As the credits started to roll on “Uncut Gems,” the new Adam Sandler film written and directed by the Safdie brothers (Ronald Bronstein also has a writing credit), I checked my pulse. That is not hyperbole. My watch monitors my pulse and I checked the watch to see what it said.
You see, people describe movies as “pulse-pounding” and “non-stop” and “edge of your seat thrilling,” but all too often that’s just a bunch of words, not an actual feeling. With “Uncut Gems,” I can tell you that my pulse was not terribly elevated, but I believed that it very well might be.
The film is the story of Jewish man, Howard Ratner (Sandler), working in the diamond district in New York City and just completely and totally falling apart. His wife, Dinah (Idina Menzel), hates him. His mistress, Julia (Julia Fox), drives him crazy. Kevin Garnett (played by himself) won’t return a borrowed opal. He owes a bookie, Arny (Eric Bogosian) some very big gambling debts, and Arny has begun to send tough guys to collect. One of his business partners, Demany (Lakeith Stanfield), continually lies to him about what is happening and ditches him at random moments. And, while terrible things happen to Howard, so many of his problems are of his own making… and he unquestionably creates entirely different problems for those around him.
This movie is nearly two hours and 15 minutes of watching Howard lurch from one crisis to the next, barely keeping his head above water as he goes. Sandler is phenomenal in the part. He adds a manic energy to Howard’s problems that help propel the entire thing forward. As Howard ping-pongs from crisis to crisis, Sandler makes it plausible and heartbreaking and (at times) hysterically funny. It is a genuinely outstanding performance from an actor who all too often doesn’t show such depth.
And as much as I want to deliver kudos to everyone else in the cast, I have already gone too long without mentioning the music (from Daniel Lopatin), sound design (Warren Shaw is the supervising sound editor), and the camera work (Darius Khondji). The audio is a cacophony in the best sort of way. The vast majority of the film is full of enough auditory cues to make one as crazy as Howard. It is a nearly constant barrage of noise, whether it’s people talking over each other, background sound, or music. It just keeps going and going, so that when there is quiet, when the audience can stop and take a breath, it is absolutely essential that they do so. The sound takes over the movie, grabs the viewer, and just keeps hold of them.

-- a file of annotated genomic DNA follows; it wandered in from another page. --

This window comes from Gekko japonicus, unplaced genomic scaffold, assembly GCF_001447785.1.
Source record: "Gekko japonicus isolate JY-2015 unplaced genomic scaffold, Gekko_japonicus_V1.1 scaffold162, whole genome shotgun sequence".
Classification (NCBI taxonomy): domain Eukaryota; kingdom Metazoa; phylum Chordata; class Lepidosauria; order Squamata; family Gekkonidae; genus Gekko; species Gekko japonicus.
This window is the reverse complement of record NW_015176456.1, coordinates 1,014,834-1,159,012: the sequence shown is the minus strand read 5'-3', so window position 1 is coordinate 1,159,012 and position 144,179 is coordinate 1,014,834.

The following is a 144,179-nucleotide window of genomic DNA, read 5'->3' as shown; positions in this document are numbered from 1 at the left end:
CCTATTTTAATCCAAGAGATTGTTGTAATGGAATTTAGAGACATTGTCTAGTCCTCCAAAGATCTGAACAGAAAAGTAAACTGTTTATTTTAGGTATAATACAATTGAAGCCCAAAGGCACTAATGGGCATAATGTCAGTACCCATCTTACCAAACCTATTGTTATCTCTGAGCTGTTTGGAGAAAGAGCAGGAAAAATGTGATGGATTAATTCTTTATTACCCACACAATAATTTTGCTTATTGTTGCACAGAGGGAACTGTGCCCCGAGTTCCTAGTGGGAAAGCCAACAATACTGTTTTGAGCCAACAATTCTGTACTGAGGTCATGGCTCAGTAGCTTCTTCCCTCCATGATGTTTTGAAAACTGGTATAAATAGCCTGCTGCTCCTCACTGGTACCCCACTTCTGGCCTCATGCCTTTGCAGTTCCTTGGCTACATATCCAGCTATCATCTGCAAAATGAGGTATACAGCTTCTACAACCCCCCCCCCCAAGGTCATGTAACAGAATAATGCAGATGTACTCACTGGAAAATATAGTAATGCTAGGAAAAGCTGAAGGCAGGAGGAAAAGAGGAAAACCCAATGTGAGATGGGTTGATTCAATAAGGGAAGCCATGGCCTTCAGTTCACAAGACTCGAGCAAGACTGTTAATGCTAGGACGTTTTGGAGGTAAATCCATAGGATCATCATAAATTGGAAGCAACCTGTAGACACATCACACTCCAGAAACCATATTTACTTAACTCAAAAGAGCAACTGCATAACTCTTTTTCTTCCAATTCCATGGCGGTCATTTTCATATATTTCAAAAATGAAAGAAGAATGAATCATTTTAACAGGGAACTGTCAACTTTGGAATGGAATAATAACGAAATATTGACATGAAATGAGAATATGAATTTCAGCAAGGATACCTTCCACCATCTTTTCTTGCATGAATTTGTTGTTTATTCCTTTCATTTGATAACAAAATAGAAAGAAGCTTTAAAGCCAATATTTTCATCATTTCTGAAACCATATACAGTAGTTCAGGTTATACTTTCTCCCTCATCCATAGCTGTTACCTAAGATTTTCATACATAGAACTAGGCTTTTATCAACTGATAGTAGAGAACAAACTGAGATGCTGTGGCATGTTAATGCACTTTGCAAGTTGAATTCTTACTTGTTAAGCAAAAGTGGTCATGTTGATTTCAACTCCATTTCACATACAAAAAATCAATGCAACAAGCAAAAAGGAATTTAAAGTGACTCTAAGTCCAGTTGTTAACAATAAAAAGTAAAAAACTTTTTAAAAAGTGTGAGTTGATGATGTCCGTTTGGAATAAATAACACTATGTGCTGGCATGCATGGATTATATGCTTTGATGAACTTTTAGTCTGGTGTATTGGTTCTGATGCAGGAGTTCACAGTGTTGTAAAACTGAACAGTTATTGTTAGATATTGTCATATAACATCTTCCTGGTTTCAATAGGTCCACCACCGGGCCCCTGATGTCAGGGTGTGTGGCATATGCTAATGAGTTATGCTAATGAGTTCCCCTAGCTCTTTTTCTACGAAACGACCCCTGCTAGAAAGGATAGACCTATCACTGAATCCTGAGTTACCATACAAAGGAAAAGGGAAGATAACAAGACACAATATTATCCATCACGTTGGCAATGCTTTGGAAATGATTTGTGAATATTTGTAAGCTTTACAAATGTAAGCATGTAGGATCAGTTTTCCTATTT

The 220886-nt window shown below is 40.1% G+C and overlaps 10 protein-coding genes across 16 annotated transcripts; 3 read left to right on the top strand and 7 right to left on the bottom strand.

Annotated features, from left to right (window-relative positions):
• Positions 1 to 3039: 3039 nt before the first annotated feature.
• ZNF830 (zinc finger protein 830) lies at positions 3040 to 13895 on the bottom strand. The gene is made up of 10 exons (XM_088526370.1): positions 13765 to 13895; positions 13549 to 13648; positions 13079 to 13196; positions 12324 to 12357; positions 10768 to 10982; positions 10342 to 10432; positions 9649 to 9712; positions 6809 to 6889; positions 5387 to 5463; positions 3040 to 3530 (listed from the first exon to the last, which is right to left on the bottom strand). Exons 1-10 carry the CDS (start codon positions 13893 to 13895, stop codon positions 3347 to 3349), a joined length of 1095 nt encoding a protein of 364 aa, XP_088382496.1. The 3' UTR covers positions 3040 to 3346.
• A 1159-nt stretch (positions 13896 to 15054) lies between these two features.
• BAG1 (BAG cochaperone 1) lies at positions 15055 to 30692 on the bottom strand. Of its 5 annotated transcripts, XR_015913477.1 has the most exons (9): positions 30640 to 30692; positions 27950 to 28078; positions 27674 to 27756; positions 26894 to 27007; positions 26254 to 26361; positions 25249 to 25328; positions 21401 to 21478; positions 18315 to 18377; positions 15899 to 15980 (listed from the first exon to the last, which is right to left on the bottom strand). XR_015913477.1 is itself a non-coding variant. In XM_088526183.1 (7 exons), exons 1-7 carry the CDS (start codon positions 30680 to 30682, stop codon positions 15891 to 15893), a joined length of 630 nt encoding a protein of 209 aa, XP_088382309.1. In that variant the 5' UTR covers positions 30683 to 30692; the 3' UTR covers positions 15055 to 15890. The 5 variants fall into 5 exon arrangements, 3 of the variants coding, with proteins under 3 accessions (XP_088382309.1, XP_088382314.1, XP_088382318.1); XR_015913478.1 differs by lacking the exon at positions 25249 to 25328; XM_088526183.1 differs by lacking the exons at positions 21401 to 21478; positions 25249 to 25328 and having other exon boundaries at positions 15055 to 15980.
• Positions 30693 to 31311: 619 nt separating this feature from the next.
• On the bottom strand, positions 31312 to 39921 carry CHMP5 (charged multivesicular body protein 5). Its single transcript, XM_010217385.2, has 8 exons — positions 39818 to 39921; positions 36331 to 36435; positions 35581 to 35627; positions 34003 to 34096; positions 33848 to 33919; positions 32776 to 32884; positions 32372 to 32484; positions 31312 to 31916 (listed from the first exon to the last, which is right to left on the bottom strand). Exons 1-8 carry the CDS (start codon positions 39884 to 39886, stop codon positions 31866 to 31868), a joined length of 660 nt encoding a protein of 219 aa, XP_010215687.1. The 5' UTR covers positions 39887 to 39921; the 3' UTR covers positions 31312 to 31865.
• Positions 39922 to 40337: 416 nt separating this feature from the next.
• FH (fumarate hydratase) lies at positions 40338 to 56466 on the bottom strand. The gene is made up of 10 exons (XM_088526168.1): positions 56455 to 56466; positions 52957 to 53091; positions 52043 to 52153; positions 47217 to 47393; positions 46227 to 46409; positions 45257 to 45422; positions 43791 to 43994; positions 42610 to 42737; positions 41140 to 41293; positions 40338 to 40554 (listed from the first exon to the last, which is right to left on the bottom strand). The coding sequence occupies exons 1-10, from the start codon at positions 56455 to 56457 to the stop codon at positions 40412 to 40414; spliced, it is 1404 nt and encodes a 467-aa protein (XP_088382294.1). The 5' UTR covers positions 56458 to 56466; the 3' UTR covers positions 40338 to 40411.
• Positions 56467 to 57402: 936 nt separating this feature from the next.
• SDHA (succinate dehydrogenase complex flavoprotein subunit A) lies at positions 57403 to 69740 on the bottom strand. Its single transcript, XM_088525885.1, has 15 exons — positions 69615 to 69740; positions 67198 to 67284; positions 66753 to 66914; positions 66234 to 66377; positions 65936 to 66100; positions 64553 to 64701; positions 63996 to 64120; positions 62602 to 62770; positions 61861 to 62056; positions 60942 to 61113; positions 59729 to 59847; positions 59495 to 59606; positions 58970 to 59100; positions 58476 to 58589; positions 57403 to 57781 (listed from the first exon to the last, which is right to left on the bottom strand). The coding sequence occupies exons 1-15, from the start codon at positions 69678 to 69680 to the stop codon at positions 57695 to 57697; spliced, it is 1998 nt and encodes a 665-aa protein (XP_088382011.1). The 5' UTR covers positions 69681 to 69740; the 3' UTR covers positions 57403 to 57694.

The camera functions alongside the audio, keeping the viewer close in with Sandler so often that you can practically smell his aftershave and sweat. We are trapped there with him at every moment, good and bad, high and low.
“Uncut Gems” is an example of perfect synergy—not from the outside affecting the movie, not some sort of corporate synergy—of every element within the film interacting in the best possible fashion with every other element to make something greater. There’s Sandler’s manic performance which draws in the viewer, then the camera forces people even closer, then the soundtrack causes them to strain their ears to hear and understand what Howard is doing. Finally, the supporting performances (Judd Hirsch also appears), build an even more complex understanding of how Howard got to this point. It is one bit stacked onto the next and then onto the next, so that the audience grabs hold of Howard at the film’s outset and doesn’t let go for the length of the ride.
Do we love Howard? We do, but we hate him at the same time. The Safdies have given us a man who can’t stop himself, can’t control himself, but who still, somehow, seems to have a good heart and is just in so far over his head he can no longer see the surface.
Your pulse may not actually be elevated when the credits roll, but you very well may have a new understanding of what it is to make a powerful film.
“Uncut Gems” is the true might of filmmaking unleashed.
photo credit: A24 Films
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